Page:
Rhodococcus equi

foal standing with mare in field

What is Rhodococcus equi?

Rhodococcus equi is a bacterium that lives in the soil and can cause pneumonia in young (1 to 6 months old) foals. In rare cases, immunodeficient adult horses and humans can also become infected. Disease prevalence varies by region, farm, and year, but R. equi can be detected on most horse farms around the world.

A foal can inhale airborne bacteria into their respiratory tract or ingest contaminated soil. Infection progresses slowly and foals often do not begin to show clinical signs until the disease has become severe. Foals infected with R. equi can shed the bacteria in their feces, leading to the pathogen becoming endemic on the breeding farm and causing disease in the foal crop year after year.

In immunocompromised humans, R. equi infection can cause lung infections that result in the formation of abscesses. Mortality can be as high as 50%. Among people with healthy immune systems, infections may only affect a small part of the body and are commonly associated with wound sites.

What are the clinical signs of Rhodococcus equi?

In foals, the clinical signs of R. equi can include fever, labored breathing, cough, a rattling sound in the windpipe, and depression. In some cases, R. equi infection can also cause abscesses in the abdomen and elsewhere in the body, as well as joint infections.

How is Rhodococcus equi diagnosed?

Rhodococcus equi is diagnosed based on known history of cases on the farm (indicating presence of the bacteria on the grounds), ultrasound and/or x-ray evidence of abscesses in the lungs, bloodwork, and identification of the bacteria by culture and/or PCR testing.

How is Rhodococcus equi treated?

Antibiotics such as erythromycin, clarithromycin, and azithromycin can be used to treat R. equi infection in horses, but they can also result in potentially serious side effects such as diarrhea and overheating (hyperthermia). Resistance of the bacteria to some antibiotics (macrolides) has also been reported.

Severely affected foals should be maintained in low-stress, climate-controlled environments with good ventilation. Early detection of R. equi infection in foals through bloodwork, ultrasound screening, and antibiotic treatment (as needed) is currently the best approach to ensure a successful outcome.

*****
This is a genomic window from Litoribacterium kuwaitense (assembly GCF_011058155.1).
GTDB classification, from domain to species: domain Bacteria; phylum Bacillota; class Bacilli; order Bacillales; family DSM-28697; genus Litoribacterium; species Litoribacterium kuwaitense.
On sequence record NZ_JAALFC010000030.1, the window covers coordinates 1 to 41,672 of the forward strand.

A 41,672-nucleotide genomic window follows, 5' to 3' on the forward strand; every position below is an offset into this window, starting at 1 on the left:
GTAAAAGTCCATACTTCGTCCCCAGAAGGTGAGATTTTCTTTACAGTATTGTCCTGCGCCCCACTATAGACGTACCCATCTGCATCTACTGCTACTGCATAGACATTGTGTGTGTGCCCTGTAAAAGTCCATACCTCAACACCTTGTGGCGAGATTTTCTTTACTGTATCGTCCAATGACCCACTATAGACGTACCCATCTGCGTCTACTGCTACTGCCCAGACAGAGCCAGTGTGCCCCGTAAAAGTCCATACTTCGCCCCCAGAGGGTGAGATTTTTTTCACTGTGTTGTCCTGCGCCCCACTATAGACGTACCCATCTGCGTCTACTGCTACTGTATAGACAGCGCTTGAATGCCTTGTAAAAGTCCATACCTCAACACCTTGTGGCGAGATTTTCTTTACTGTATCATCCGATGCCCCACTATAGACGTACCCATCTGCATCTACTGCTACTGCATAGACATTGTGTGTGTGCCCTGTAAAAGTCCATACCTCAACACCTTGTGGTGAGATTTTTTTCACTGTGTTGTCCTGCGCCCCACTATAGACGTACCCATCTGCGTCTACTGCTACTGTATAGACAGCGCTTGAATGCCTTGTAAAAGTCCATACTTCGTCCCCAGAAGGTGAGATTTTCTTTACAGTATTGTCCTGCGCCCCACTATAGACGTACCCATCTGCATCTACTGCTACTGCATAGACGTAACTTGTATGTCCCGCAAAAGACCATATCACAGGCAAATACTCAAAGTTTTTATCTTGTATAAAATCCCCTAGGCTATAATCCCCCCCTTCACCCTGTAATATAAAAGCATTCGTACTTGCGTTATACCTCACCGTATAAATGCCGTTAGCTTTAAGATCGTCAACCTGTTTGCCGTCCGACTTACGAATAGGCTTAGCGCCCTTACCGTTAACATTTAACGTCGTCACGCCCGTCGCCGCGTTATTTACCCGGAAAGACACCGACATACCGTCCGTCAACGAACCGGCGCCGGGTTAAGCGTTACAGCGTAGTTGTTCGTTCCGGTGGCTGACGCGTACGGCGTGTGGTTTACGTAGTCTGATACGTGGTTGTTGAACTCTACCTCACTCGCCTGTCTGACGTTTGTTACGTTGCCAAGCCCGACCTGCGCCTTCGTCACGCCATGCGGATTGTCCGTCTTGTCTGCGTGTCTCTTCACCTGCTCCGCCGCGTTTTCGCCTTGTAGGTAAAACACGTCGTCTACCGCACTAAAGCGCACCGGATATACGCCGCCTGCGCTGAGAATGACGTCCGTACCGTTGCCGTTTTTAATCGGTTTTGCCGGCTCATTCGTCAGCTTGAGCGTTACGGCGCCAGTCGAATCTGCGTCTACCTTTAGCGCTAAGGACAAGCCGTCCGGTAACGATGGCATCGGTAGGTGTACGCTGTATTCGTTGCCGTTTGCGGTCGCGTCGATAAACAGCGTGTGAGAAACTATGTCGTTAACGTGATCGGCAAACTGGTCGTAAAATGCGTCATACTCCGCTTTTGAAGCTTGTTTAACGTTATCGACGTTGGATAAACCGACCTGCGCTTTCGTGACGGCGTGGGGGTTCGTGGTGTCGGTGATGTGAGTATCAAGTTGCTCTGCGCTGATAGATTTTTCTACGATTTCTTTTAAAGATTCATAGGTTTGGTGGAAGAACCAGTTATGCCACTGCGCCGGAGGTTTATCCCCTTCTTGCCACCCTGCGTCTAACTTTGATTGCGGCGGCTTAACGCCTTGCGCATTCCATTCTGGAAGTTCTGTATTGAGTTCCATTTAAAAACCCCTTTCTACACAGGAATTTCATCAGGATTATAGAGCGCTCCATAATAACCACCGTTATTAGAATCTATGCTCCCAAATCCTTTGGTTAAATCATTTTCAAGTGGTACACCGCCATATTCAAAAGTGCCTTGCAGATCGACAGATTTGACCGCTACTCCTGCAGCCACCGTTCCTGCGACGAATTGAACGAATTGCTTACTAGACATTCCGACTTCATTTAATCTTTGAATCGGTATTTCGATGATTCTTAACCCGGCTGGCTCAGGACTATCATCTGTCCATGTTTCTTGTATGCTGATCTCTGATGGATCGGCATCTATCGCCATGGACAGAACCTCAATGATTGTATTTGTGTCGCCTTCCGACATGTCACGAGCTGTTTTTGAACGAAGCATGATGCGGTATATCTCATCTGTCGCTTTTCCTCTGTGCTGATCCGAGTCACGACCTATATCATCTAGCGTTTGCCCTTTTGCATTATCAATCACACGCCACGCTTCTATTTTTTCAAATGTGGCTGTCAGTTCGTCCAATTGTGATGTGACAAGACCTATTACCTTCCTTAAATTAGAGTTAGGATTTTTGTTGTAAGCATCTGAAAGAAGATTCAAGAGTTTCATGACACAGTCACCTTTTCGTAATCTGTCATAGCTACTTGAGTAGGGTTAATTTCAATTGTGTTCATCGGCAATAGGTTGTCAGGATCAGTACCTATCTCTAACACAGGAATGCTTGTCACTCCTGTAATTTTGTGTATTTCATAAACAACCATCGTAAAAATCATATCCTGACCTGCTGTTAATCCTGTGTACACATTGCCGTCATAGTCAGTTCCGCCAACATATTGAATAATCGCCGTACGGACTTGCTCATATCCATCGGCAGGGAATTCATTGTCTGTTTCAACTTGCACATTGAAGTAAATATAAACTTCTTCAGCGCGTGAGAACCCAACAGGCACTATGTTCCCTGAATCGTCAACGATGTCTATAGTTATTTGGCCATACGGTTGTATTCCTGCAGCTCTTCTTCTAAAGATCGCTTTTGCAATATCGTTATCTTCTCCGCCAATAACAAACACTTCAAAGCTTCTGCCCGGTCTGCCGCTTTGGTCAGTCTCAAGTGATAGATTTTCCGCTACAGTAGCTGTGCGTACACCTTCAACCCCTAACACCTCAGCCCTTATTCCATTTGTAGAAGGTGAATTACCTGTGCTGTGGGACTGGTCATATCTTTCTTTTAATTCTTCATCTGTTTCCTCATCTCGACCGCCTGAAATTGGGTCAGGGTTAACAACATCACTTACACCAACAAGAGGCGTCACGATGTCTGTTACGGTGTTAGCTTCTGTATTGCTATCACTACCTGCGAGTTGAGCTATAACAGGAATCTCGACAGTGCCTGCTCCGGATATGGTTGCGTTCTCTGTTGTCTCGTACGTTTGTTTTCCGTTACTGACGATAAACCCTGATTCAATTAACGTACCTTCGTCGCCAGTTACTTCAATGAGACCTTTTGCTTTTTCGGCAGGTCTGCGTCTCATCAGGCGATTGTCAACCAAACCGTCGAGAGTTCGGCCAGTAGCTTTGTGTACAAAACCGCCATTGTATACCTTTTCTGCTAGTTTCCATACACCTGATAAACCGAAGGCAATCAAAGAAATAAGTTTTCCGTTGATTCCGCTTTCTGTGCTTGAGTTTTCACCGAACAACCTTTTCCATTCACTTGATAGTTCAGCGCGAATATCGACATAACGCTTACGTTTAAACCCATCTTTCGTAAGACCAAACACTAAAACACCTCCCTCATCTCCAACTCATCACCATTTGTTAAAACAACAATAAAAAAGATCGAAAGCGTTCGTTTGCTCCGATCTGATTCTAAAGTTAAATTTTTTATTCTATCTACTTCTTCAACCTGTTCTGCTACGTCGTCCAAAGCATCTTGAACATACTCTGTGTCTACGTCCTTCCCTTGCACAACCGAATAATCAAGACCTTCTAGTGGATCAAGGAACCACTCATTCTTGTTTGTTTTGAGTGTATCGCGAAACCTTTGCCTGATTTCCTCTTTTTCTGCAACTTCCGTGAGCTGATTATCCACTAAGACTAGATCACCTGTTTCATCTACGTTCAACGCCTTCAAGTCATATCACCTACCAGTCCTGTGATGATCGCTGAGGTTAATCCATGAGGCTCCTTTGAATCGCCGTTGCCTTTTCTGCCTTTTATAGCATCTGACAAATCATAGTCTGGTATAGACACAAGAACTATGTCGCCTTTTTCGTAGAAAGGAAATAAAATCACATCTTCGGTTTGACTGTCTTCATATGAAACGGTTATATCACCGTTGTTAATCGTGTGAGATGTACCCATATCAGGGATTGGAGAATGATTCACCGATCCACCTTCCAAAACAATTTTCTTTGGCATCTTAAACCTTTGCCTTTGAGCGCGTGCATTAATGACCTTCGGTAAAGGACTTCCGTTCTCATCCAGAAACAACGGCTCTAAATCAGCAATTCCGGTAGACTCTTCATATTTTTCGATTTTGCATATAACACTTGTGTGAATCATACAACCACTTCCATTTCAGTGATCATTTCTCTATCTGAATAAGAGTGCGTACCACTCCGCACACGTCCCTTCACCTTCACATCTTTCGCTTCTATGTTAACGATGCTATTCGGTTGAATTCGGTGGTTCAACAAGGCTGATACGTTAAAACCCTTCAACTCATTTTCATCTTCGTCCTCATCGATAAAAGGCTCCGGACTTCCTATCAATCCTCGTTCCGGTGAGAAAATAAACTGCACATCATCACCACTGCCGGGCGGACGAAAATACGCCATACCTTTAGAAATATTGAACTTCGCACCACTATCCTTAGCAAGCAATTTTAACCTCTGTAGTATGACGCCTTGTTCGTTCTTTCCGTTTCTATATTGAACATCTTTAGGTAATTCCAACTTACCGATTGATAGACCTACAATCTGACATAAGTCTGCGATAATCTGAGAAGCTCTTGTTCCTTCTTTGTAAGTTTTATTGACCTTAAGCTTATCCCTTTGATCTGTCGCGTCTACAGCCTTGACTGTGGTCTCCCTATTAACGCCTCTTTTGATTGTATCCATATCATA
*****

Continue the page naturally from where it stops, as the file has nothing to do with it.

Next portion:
What is the prognosis for Rhodococcus equi?

Many foals infected with R. equi recover. Those that are severely affected, especially those that have developed abdominal abscesses, may not survive.

How can Rhodococcus equi be prevented?

Since there are no available vaccines for the prevention of R. equi infection, farms may choose to perform regular screening, often by ultrasound, to detect foals in the early stages of disease. In the absence of definitive diagnoses, this can lead to antibiotic treatment of unaffected foals and potentially contribute to antibiotic resistance.

Hyperimmune plasma is sometimes administered to foals intravenously within the first week of life, but it does not necessarily prevent R. equi infection in all instances.

Good management includes limiting overcrowding of foals, and ensuring that they are housed in well-ventilated areas where dust is minimized. Dirt paddocks should be avoided. Foals that appear ill should be removed from group settings and their manure managed appropriately.

For more information

UC Davis School of Veterinary Medicine PCR Laboratory

Diseases with horse to human transmission, UC Davis Center for Equine Health

*This article may not be reproduced without the written consent of the UC Davis Center for Equine Health. Please email requests to cehadmin@ucdavis.edu